Of course the lead girl won’t have any motivation – she’s DEPRESSED! She’s fallen into ennui and everything’s meaningless! Of course her (ex)boyfriend is acting mindless – the love of his life has DISAPPEARED and it may have been his fault! If I added justification or motivation to the story, there would be no story to begin with!

    it hurts to see something that came from the heart be torn apart like that. I’m in my final year of my degree and I’ve felt that taking Creative Writing as one of my submajors was a big mistake because my honesty is being graded on whether it can sell. I want to write for myself, not for an audience’s cash.

  11. Gene Blishenon 27 Feb 2008 at 3:19 am

    Nancy, thank you for your post and for sharing this. This life certainly is a journey with all of what we offer and what we share. Sometimes it is difficult.

    When Nils (Basco5) begins his poster project for us we always have a discussion about what it will be about. We share ideas and then he bravely puts out in his art form those ideas. This year he put it up on flickr and asked for additional input. I could never ever do that. It would be too difficult. But this is the media that he must and does express himself in. He can do it. Some of us do it with words, others art, others something different. It is in finding our means of portrayal that we feel our own meanings have been made. Then maybe, just maybe, it creates the strength for others.

    Thank you Nancy and thank you Meg.

  12. Nancy Whiteon 27 Feb 2008 at 2:38 pm

    I want to make sure I post this comment to let you know I am “listening” and appreciating how people are adding to my learning here and on other blogs. (For example, see Dave Pollard’s post http://blogs.salon.com/0002007/2008/02/26.html#a2108)

    Lazygal, it is very interesting to think about this in terms of how we do/do not present ourselves as authority when up in front of others. I had not taken my thinking there, but you have stimulated some additional reflections.

    Tiara – don’t let a grade or a teacher diminish your sense of power to reflect and express yourself. Our creative outlets let us tap into things that may JUST BE for ourselves. I applaud your courage and encourage you not to let others dissuade you!!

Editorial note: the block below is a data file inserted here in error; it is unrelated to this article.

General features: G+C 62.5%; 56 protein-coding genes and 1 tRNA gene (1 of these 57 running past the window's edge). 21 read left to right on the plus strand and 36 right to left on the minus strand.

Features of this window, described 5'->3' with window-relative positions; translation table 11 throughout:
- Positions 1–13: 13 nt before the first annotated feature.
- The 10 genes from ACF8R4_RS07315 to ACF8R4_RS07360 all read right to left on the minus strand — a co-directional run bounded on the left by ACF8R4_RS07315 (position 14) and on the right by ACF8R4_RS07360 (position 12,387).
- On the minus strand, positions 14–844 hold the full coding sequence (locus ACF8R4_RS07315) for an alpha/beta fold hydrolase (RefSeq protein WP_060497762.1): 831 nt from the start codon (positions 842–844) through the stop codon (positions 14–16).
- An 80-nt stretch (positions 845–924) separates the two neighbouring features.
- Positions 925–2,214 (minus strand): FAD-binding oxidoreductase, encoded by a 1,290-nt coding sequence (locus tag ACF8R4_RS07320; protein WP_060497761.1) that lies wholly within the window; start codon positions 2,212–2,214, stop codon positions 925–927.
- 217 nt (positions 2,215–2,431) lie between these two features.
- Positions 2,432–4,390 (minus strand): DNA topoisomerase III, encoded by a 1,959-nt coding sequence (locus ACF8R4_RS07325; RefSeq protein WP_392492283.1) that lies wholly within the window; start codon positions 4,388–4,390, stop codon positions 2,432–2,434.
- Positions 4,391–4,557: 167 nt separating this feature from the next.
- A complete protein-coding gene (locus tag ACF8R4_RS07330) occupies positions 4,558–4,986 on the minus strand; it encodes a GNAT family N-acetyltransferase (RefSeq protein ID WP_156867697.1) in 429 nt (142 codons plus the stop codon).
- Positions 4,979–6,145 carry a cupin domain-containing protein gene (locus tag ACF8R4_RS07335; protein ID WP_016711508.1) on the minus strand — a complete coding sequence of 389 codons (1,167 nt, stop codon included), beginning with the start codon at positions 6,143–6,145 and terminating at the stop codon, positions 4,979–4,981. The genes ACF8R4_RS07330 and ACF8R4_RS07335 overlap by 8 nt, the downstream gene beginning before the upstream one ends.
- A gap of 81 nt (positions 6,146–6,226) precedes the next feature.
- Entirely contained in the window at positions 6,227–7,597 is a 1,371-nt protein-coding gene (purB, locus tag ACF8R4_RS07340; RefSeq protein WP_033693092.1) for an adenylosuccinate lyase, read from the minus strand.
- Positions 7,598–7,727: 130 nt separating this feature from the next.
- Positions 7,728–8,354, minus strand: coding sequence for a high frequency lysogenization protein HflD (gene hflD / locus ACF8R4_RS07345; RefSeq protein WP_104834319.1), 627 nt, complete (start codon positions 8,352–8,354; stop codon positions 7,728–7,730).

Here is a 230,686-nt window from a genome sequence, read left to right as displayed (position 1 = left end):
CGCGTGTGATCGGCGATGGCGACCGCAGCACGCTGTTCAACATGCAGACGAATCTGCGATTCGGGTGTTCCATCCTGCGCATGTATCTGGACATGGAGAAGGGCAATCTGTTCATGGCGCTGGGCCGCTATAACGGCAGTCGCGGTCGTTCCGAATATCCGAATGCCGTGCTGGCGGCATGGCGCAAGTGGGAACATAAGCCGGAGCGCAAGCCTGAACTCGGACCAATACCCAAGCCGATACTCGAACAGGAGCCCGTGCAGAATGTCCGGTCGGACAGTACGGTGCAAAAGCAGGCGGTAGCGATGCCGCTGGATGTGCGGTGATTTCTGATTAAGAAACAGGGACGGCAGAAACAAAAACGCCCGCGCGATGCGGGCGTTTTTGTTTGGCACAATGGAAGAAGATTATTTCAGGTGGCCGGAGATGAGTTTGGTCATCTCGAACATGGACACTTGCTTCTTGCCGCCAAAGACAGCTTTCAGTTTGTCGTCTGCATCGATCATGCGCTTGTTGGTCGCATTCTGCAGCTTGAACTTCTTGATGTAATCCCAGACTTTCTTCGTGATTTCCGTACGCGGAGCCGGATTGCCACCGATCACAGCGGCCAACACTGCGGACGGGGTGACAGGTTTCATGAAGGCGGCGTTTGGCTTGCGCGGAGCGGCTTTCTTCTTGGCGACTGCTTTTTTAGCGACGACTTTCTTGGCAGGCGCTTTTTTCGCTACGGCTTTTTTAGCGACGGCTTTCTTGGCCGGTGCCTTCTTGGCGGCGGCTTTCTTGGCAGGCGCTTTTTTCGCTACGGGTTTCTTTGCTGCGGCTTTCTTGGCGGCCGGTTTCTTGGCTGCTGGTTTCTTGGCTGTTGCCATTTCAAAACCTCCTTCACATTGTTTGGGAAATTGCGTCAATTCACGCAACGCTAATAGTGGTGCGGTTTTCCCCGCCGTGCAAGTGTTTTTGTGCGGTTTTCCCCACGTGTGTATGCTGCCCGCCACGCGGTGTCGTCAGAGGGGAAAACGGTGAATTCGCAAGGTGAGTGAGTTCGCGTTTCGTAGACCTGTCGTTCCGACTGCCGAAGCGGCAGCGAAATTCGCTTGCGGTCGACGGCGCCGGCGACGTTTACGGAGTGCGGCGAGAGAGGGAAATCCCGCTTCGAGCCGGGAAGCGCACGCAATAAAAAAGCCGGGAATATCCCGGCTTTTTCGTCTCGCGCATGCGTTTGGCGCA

Gene (not Glenn! 🙂 ) I thought Nils was very brave to do that. I saw the comments (many of them) and know I would have felt very challenged.

    Long ago in my first online forums experiences, someone said you needed to “put on your teflon jammies.” In a way, that is true. We need resiliance. But too much teflon and we don’t feel.

    Today in the Seattle Times there was a book review about a book criticizing American’s penchant for happiness, that it blinds us to life, to feeling. In some ways this resonates for me. So I’d say teflon jammies, but not full body armor!

  13. adrianaon 18 Mar 2008 at 7:44 am

    It’s fascinating how blogging has facilitated a discussion that most likely would have never surfaced in the pre-internet days. And those of us who weren’t there can channel the insights and lessons that you and the other participants took with you into our own work and relationships. Wonderful!

    Meg Tilly posted a very gracious response: http://www.officialmegtilly.com/blog/nancy/

  14. Nancy Whiteon 18 Mar 2008 at 8:17 am

    Adriana, thank you so much for pointing out that post from Meg. I had not seen it.

  15. […] credit: Dizzy Girl I blogged about an experience last month. I had to send my “note to Meg” via blog post due to no […]

  16. […] – Associations Now Magazine /a>. The story referenced in the article is one I have blogged about here and […]

  17. Sarah Stewarton 02 Jun 2008 at 4:48 pm

    Thank you so much for this post-it has given me much food for thought.

    http://tinyurl.com/6cao4c

    best wishes Sarah